To be clear, Rutgers University must remove Henry Rutgers name from its university name. As a Black undergrad and grad alumnus, and current doctoral student, it matters to me that this is done. Any school named for a racist who has held enslaved persons, held elected office and/or military position in the Confederacy must undergo a name change. Statues erected in the honor of racist politicians and/or Confederate military must be removed.

From George Washington to Jefferson Davis.

Their names and images are reminders to Black people and others that Black people, in the words of Roger Taney, are to be “regarded as beings of an inferior order” with “no rights which the white man was bound to respect.”

Holloway said, “If I were to walk around feeling bludgeoned by every name I see, I couldn’t get out of bed.” But we do have to get out of bed; just because we do is no justification for the names of racists to remain in places of honor, prestige and memorial. 

With that said, institutions have an obligation to not stop with changing names and/or removing statues. Institutions have an obligation to change names, remove statues and become anti-racist. Symbols do indeed matter, but they matter in concert with the replacement of racist policies with anti-racist policies. Racist policies inflict harm on Black livelihood and racist symbols inflict harm on the Black psyche; racism must be removed in all its facets.

Removing Henry Rutgers name will mean something. But it won’t mean much if Black faculty at the university remains at 4 percent of all faculty. It matters that Black faculty, and other faculty of color are hired. Removing Henry Rutgers name won’t mean much if Black student enrollment remains at 10 percent; the lowest percentage among white, Asian, Latinx and non-resident alien students. It matters that pathways to higher education are made for Black students. Programs such as the Rutgers Future Scholars are good starts and not a completed work.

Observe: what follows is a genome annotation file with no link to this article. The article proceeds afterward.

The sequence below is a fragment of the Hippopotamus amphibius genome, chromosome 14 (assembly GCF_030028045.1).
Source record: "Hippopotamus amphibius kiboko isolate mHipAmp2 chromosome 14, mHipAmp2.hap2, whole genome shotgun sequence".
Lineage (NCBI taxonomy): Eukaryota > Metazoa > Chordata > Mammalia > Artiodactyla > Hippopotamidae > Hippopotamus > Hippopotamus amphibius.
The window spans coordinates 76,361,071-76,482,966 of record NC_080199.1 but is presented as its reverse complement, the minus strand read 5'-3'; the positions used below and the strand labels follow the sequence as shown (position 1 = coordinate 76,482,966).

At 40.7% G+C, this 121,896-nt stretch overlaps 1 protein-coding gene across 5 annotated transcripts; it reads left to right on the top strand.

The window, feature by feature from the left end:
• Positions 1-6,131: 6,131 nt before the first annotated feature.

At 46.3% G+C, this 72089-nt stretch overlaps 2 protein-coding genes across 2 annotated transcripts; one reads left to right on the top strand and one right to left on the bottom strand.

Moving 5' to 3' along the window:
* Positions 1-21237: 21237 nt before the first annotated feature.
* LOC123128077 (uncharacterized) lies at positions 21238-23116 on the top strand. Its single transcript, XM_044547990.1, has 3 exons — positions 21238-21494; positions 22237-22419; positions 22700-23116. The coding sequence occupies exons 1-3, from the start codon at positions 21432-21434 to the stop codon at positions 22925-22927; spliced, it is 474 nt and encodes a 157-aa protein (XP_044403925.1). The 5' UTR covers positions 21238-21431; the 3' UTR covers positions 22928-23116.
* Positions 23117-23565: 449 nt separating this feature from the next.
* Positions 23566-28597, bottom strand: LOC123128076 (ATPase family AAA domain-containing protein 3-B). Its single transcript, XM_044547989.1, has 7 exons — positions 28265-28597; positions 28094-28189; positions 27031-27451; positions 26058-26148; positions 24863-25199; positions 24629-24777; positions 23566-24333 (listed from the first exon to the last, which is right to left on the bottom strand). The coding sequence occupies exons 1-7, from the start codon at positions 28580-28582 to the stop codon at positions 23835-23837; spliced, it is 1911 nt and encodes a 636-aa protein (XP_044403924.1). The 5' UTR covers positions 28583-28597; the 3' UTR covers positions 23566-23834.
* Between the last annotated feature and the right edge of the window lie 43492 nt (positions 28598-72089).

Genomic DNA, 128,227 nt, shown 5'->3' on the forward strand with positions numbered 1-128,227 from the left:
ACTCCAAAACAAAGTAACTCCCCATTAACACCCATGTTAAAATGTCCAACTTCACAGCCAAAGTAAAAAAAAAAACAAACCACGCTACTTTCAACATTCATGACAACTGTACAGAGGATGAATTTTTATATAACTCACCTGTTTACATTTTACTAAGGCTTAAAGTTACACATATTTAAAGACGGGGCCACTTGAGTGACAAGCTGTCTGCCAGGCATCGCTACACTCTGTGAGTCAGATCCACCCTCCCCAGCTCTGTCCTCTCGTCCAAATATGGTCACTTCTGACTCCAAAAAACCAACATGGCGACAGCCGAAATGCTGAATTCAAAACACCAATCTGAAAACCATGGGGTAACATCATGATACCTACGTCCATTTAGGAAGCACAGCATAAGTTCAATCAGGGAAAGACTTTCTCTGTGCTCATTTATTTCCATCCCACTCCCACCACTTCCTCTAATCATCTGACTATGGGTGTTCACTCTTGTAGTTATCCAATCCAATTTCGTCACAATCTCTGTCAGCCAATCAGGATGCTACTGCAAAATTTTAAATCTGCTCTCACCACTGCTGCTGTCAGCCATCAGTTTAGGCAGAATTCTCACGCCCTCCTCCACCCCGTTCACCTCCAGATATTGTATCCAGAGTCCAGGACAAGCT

Removing Henry Rutgers name will mean nothing if it’s relegated to a performative act absent of any policy change. Removal of the Rutgers name could mark the beginning of an antiracist turn for the university or employing a ploy to silence Black voices and quell righteous protest.

Doing the work of anti-racism will require more than a symbolic gesture of goodwill. It requires doing the uncomfortable work of deconstructing a narrative that is the basis of whiteness in America. If it is decided to rename the university after one of one of its own, Paul Robeson for example, I’d support that.

Robeson, the State University of New Jersey has a nice ring to it.

Symbols have the power to either inspire us or deter us. Depending on the symbol, they often do what they’re intended to do. It matters when institutions make a symbolic gesture to make up for misguided devotion. It also matters that institutions also use their power to act beyond what symbols can do.

Holloway is right; Black lives cannot be reduced by the fact that Henry Rutgers was a slave owner. Neither are my years at the university or the degrees that I’ve obtained. But if the Camden City School District and Princeton University can remove Woodrow Wilson’s name, a president, from its buildings and both the Governor and Senate president can remove the title of freeholder, by all means Mr. Holloway… change the name of the university.

Bio: Rann Miller directs the 21st Century Community Learning Center, a federally funded after-school program located in southern New Jersey. He spent years teaching in charter schools in Camden, New Jersey. He is the creator, writer, and editor of the Official Urban Education Mixtape Blog. Follow him on Twitter: @UrbanEdDJ.